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3 Real Estate Marketing Trends That Could Change Your Marketing Approach

When you think about disruptive marketing categories, you likely don’t think about real estate as the place to find your next big marketing idea. Yet, three trends in real estate marketing are critical considerations for all marketers today: 

  • Brand experiences trump branding 
  • Location matters
  • Demographics impact both content and placement

Brand Experiences Trump Branding

Your brand goes well beyond your logo and your color palette. In fact, your brand identity and essence are communicated in every interaction you have with your customers and clients. 

In apartment real estate, for example, a brand includes everything from the colors and furnishings in the foyer or leasing office, to the friendliness and helpfulness of front-desk staff, to interactions with the maintenance team. While some of these experiences are primarily categorized as customer service or operations, they are also part of the brand. 

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Every brand today should be thinking beyond the traditional definition of marketing to consider how experiences are delivered — and received — on the front lines. Using data and insights from user ratings and reviews can be a powerful tool in identifying issues with the brand experience and correcting them.

Location Matters

You’ve heard the adage that in real estate, three things matter: location, location, location. You’ve likely considered local factors in market studies, and these considerations should apply to your marketing as well. If you’re a national brand, you may have a leg up on local competition when it comes to awareness, but regional factors might negatively impact your brand consideration if you’re not attuned to local nuances.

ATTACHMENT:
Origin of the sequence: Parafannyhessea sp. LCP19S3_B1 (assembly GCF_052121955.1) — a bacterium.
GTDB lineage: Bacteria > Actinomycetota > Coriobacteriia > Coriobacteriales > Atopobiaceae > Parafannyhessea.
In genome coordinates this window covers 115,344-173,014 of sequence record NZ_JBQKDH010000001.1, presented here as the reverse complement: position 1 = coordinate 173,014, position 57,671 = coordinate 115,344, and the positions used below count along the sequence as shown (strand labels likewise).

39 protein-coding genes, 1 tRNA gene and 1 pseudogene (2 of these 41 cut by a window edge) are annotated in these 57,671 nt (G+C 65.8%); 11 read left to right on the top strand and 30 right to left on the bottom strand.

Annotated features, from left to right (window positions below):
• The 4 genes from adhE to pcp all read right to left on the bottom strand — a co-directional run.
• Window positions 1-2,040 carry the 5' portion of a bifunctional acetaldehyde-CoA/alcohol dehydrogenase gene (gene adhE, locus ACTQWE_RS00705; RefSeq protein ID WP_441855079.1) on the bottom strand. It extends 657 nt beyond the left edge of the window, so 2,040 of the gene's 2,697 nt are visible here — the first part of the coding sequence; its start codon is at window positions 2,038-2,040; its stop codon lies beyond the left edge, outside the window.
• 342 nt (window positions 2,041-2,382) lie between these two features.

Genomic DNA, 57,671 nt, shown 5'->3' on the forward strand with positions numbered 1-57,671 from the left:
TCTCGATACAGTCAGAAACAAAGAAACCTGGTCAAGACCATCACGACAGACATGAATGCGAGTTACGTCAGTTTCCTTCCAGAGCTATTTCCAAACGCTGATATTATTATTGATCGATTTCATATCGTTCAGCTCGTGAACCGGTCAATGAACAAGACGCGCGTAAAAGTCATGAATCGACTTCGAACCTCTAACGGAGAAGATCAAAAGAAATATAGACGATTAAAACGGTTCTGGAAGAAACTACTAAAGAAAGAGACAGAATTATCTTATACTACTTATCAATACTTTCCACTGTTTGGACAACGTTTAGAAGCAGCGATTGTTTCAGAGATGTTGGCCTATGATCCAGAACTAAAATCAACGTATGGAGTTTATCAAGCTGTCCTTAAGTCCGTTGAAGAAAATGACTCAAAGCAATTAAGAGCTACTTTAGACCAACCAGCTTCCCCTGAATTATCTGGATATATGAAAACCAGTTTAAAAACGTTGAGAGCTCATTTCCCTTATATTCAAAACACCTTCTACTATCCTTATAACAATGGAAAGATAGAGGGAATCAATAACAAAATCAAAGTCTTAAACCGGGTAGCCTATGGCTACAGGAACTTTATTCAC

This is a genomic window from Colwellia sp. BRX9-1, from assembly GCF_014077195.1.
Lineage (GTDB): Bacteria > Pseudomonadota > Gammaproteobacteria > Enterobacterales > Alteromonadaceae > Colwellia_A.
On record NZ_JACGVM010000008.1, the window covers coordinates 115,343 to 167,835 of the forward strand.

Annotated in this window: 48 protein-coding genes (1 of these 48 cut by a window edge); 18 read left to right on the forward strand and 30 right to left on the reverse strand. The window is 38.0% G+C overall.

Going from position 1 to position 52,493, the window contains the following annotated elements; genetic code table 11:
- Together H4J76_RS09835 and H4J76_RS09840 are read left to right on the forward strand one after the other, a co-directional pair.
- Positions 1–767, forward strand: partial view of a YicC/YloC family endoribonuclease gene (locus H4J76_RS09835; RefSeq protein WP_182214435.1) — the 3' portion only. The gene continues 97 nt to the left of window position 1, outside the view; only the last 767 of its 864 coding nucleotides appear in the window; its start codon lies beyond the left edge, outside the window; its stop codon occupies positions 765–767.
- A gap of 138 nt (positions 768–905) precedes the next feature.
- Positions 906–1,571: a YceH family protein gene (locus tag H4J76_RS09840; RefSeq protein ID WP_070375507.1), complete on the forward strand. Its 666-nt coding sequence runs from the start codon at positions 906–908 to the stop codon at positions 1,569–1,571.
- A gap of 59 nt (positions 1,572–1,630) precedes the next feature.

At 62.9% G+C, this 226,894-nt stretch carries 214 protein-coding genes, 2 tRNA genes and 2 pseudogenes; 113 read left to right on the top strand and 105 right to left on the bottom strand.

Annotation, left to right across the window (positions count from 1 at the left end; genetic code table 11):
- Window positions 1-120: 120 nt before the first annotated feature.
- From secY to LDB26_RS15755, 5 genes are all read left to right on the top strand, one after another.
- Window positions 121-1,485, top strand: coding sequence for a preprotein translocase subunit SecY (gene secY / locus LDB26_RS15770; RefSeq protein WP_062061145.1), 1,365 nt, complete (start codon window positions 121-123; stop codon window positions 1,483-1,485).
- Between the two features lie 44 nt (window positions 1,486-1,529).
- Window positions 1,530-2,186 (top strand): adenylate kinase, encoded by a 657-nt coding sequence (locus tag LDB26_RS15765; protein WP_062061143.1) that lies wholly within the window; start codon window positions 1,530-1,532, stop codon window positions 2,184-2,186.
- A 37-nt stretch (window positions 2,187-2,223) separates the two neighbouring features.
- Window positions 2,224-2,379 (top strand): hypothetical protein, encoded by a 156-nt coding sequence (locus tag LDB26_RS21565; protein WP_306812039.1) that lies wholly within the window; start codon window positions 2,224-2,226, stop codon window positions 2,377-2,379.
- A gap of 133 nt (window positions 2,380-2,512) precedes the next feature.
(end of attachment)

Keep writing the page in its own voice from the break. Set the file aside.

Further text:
The three areas where we continually assess and represent local factors in marketing include:

  • Community culture (for example, artsy vs. outdoorsy)
  • Local competitors 
  • Partner opportunities  

Demographics Impact Content and Placement

For most, it’s a no-brainer to consider a target’s demographics when identifying media for ad buys. For example, using  Pew Research Center data, you might advertise or place content in Facebook or Youtube if you’re targeting a general population of U.S. adults, but might focus on Snapchat or Instagram if you’re interested in reaching 18  to 24 year olds. You’d be right to do so.

However, demographics should also dictate the type of ad unit you use and the kind of content you produce. For example, our experience shows us that younger people are less likely to engage with traditional advertising in social media channels, and more likely to engage with content that looks as though it came from a friend.

Therefore, in creating content to promote an an apartment complex to that market, we focus more on the story format (video or a series of images) versus a static image, and we focus less on production value than we would for a more traditional ad unit.  Such considerations are critical in gaining attention in today’s highly competitive media market, and creating segmented content that addresses the needs and preferences of different demographics can help your brand stand out.

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